For some time, I have followed the research of Professor Ian Kerr, the Canada Research Chair in Ethics, Law and Technology. He provides some critical insights into the field of implantables. Here is one such overview article written by Tim Lougheed in 2006 for University of Ottawa on the work of Ian Kerr.
"Life on the beach is pretty good already; but it gets even better when you no longer have to worry about carrying a wallet or ID to get a drink from the local watering hole. One enterprising bar owner in Spain has made this dream come true for his most exclusive patrons, who can show up with nothing more than their swim suits and buy as much as they want.
What distinguishes each of these customers is a tiny microchip inserted into their triceps, similar to those that are commonly implanted in cats and dogs. A simple scanner allows the device to identify members of the bar’s clientele, as well as clearing their purchases – all without having to enter so much as a PIN code.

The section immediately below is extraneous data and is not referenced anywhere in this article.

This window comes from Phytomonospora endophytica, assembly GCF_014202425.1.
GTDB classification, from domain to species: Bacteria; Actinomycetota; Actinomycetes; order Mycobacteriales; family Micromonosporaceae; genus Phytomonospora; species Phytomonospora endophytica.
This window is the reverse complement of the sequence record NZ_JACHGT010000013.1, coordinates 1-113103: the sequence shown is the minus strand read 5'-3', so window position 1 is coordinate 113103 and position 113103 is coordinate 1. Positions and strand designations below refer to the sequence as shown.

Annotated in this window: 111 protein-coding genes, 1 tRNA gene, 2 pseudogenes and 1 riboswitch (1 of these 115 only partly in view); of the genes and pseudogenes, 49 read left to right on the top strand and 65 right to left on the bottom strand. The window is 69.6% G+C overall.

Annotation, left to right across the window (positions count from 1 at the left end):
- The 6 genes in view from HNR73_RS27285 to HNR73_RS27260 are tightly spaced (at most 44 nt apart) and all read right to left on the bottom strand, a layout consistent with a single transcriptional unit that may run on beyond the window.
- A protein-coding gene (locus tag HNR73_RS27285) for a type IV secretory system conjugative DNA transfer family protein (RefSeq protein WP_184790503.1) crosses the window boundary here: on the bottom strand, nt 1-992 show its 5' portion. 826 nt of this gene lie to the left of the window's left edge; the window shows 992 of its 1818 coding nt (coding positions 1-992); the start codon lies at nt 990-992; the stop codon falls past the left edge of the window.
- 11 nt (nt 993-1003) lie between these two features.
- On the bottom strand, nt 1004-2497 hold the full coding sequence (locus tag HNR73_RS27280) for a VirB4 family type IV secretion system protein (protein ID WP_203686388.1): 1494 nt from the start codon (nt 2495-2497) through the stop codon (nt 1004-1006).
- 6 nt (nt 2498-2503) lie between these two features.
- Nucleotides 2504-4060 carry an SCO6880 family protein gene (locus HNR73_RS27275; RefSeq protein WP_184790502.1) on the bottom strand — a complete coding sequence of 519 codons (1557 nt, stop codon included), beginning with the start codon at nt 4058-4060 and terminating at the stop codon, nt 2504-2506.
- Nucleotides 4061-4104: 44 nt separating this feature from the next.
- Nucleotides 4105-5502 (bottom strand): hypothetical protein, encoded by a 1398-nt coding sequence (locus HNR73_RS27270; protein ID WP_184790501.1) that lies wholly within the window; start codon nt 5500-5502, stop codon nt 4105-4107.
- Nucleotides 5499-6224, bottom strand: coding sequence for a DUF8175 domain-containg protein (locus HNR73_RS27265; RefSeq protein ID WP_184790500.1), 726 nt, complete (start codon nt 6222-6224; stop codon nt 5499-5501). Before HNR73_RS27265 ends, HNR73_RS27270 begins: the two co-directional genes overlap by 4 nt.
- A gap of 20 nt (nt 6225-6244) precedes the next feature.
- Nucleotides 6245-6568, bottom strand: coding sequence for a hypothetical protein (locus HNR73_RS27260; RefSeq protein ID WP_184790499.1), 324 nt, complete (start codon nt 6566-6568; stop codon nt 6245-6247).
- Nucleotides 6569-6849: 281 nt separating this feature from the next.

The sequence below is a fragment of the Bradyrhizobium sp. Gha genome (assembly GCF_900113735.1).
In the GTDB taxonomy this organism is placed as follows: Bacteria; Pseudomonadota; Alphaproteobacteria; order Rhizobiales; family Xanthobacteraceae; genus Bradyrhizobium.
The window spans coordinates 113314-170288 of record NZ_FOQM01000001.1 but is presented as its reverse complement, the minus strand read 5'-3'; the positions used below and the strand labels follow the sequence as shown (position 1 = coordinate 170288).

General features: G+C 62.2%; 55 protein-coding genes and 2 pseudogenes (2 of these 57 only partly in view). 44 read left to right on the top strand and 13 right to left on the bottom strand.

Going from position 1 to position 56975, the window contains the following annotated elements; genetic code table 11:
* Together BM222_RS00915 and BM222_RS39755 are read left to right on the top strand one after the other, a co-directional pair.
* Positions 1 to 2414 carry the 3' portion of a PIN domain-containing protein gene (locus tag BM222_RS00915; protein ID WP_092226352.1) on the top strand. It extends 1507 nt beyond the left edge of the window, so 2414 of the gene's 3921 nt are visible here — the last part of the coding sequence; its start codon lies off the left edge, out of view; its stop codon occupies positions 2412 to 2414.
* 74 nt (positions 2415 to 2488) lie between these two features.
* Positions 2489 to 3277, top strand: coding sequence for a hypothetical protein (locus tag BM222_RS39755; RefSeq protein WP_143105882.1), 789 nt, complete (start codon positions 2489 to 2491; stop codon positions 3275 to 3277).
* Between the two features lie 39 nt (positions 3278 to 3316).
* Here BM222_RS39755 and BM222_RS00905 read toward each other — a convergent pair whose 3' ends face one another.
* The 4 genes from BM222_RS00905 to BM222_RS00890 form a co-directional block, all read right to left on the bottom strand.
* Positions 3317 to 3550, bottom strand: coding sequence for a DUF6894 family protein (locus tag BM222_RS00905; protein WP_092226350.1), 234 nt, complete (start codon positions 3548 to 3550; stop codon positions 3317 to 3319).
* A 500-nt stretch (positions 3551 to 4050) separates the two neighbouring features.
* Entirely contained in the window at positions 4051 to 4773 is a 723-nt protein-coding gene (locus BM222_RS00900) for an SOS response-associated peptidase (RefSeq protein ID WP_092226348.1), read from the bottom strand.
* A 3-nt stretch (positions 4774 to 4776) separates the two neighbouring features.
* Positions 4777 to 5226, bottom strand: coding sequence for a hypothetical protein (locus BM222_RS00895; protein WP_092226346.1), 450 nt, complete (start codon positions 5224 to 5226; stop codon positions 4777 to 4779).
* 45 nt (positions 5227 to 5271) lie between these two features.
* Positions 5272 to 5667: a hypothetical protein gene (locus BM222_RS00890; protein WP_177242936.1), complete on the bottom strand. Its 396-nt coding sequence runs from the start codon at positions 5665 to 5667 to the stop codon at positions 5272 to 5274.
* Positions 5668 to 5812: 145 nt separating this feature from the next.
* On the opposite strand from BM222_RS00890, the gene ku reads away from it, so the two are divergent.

For some, this prospect might seem like a slippery science-fiction slope of the most worrying kind: first a chip in the arm with free drinks, then a mandatory chipping policy for migrant workers, and, ultimately, the mindless, drone-like existence portrayed in Star Trek lore as the fate of the technologically rapacious Borg.
However, the regulars at Barcelona’s Baja Beach Club do not appear to be worried. And Faculty of Law professor Ian Kerr wants his students to witness this with their own eyes."